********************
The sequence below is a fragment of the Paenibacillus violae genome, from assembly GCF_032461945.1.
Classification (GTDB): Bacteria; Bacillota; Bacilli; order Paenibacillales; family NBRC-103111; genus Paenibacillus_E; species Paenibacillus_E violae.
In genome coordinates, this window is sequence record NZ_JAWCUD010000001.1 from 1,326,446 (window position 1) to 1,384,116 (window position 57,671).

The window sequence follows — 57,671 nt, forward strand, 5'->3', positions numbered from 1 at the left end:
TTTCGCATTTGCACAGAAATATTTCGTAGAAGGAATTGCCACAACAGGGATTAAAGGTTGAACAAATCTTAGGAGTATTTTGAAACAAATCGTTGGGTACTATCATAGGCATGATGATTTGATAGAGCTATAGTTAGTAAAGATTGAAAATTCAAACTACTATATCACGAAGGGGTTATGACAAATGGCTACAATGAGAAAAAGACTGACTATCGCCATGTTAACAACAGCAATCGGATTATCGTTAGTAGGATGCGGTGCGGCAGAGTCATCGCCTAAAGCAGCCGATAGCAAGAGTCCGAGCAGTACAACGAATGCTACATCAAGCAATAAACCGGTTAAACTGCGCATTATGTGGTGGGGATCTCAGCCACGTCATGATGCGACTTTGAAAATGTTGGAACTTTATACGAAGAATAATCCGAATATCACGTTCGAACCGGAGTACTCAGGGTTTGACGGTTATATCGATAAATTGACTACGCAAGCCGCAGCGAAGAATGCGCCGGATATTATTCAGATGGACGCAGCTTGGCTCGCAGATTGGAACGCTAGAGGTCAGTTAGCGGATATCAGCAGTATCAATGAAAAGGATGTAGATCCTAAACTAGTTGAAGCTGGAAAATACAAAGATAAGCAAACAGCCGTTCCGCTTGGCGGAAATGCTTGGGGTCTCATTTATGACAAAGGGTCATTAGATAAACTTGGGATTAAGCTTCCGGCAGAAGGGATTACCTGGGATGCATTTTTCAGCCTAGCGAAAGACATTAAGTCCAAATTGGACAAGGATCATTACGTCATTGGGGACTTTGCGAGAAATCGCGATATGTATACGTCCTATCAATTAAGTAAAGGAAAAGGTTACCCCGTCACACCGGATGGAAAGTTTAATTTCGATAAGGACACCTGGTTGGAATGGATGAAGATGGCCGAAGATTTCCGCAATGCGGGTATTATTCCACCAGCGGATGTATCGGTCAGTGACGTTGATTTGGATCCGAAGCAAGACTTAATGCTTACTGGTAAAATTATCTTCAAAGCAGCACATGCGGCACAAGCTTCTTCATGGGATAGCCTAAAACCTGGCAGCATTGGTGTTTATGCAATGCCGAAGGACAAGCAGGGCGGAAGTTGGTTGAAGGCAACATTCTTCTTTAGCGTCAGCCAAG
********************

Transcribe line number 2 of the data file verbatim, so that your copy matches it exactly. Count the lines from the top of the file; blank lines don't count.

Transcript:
Classification (GTDB): Bacteria; Bacillota; Bacilli; order Paenibacillales; family NBRC-103111; genus Paenibacillus_E; species Paenibacillus_E violae.